Feature Screengem

Screengem: The Monkey King’s Magic Staff (The Forbidden Kingdom, 2008)


As the MacGuffin powering the plot of the film that at last brought Jackie Chan and Jet Li together onscreen, The Forbidden Kingdom’s magic staff was destined to be an evocative object for fans of martial arts movies – but it merits consideration as more than just the emblem of that unprecedented pairing.

The main character in The Forbidden Kingdom is not one of those played by the aforementioned action icons but rather a teenage kung-fu film aficionado played by Michel Angarano. Finding the staff stored in the pawn shop where he buys bootleg chop-socky DVDs, he is pulled from our world into its and begins a high-kicking quest to return it to its immortal owner. Centuries before, the Monkey King had flung the enchanted staff across realities to stop it being stolen by the dastardly Jade Warlord, who soon turned him to stone. If our pubescent protagonist can un-petrify the simian monarch by reuniting him with the staff, he’ll be able go home – but if the Jade Warlord captures it, all kinds of evil will be unleashed. The staff, then, is similar to the ring in The Lord of the Rings: it is sought by characters good, bad and of indeterminate morality, and carries with it the fate of its fantastical world. But, for viewers, it has a simpler significance.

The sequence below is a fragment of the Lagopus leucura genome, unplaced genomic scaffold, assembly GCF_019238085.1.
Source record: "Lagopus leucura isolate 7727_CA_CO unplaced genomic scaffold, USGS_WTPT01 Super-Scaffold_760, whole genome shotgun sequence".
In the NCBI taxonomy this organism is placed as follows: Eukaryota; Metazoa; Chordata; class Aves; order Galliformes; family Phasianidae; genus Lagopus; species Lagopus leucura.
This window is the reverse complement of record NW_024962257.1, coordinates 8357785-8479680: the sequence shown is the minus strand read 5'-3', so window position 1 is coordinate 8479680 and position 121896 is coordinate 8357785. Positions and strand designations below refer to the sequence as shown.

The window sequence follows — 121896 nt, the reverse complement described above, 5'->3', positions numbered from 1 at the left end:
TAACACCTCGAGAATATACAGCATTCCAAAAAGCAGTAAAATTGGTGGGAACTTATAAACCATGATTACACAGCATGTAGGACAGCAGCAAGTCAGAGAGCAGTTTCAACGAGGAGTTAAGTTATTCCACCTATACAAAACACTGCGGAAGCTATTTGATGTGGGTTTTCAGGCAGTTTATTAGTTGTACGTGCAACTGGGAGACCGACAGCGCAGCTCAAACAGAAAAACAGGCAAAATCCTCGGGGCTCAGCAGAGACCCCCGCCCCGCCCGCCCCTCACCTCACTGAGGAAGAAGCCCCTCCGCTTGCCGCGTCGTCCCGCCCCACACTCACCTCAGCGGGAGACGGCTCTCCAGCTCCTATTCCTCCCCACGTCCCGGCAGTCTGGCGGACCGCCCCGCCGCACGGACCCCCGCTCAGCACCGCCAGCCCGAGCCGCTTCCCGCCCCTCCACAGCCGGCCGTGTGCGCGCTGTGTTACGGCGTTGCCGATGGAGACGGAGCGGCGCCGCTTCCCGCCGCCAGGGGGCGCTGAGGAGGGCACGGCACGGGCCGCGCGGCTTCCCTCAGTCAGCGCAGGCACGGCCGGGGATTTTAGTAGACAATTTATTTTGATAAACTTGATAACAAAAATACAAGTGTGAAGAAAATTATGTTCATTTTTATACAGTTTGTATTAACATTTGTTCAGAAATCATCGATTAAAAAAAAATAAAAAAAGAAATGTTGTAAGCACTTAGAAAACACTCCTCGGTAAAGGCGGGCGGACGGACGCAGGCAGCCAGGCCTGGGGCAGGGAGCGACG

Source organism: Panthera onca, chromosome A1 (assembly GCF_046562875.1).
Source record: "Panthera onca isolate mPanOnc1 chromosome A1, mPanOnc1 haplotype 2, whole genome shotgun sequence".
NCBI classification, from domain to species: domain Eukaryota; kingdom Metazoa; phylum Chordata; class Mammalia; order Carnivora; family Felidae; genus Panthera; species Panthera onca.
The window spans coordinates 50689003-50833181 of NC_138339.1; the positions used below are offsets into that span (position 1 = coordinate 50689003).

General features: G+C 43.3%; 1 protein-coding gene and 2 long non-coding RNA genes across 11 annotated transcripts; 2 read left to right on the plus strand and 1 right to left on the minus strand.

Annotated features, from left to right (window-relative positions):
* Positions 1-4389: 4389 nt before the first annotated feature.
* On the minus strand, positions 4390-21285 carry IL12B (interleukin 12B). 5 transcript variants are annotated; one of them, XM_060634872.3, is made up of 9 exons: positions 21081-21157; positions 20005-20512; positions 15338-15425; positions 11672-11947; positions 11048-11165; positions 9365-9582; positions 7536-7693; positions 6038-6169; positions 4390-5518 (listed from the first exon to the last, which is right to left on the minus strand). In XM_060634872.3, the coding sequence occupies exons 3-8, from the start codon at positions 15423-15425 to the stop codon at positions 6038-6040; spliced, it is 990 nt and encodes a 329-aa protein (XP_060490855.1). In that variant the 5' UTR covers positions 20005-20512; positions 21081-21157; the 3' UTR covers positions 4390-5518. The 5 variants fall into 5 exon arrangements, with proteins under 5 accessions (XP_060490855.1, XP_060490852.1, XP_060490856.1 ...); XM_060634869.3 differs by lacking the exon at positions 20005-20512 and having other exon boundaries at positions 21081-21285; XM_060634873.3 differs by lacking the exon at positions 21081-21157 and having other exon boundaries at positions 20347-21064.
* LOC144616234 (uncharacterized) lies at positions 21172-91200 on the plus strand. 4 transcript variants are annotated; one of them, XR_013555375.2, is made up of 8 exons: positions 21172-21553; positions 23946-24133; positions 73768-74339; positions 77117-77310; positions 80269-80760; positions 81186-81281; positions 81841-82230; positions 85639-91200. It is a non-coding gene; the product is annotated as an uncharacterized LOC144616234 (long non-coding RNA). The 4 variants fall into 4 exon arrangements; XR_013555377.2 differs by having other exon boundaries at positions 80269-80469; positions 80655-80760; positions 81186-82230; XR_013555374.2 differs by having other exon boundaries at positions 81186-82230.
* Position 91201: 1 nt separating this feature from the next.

The Forbidden Kingdom is primarily a film for long-time fans of Asian action cinema: every aspect of it is influenced by hundreds of Hong Kong classics. It contains more references to kung-fu films than Kill Bill, and Angarano’s character represents every Westerner who has ever watched one. When we see a martial arts movie, we imagine ourselves in it, able to display the eye-defying skills and astonishing athleticism of Jet Li or Jackie Chan, and to fight in a world where our enemies line up to take their thrashings one at a time rather than all piling in at once and putting the boot in, as probably they would if we tried using the No Shadow Kick against a gang of muggers outside the local chip shop. The Monkey King’s magic staff is a passport to that world: it attracts us because we can believe that, if we could get hold of it, perhaps we could be Bruce Lee for a bit.

By Scott Jordan-Harris

Scott Jordan Harris is a writer and freelance critic. He contributes to Film International and his blog, which evangelises the joys of great films, can be seen here. He first went to a cinema to see Disney’s Pinocchio and the loud music, combined with the scary whale, made him cry. He was 22.

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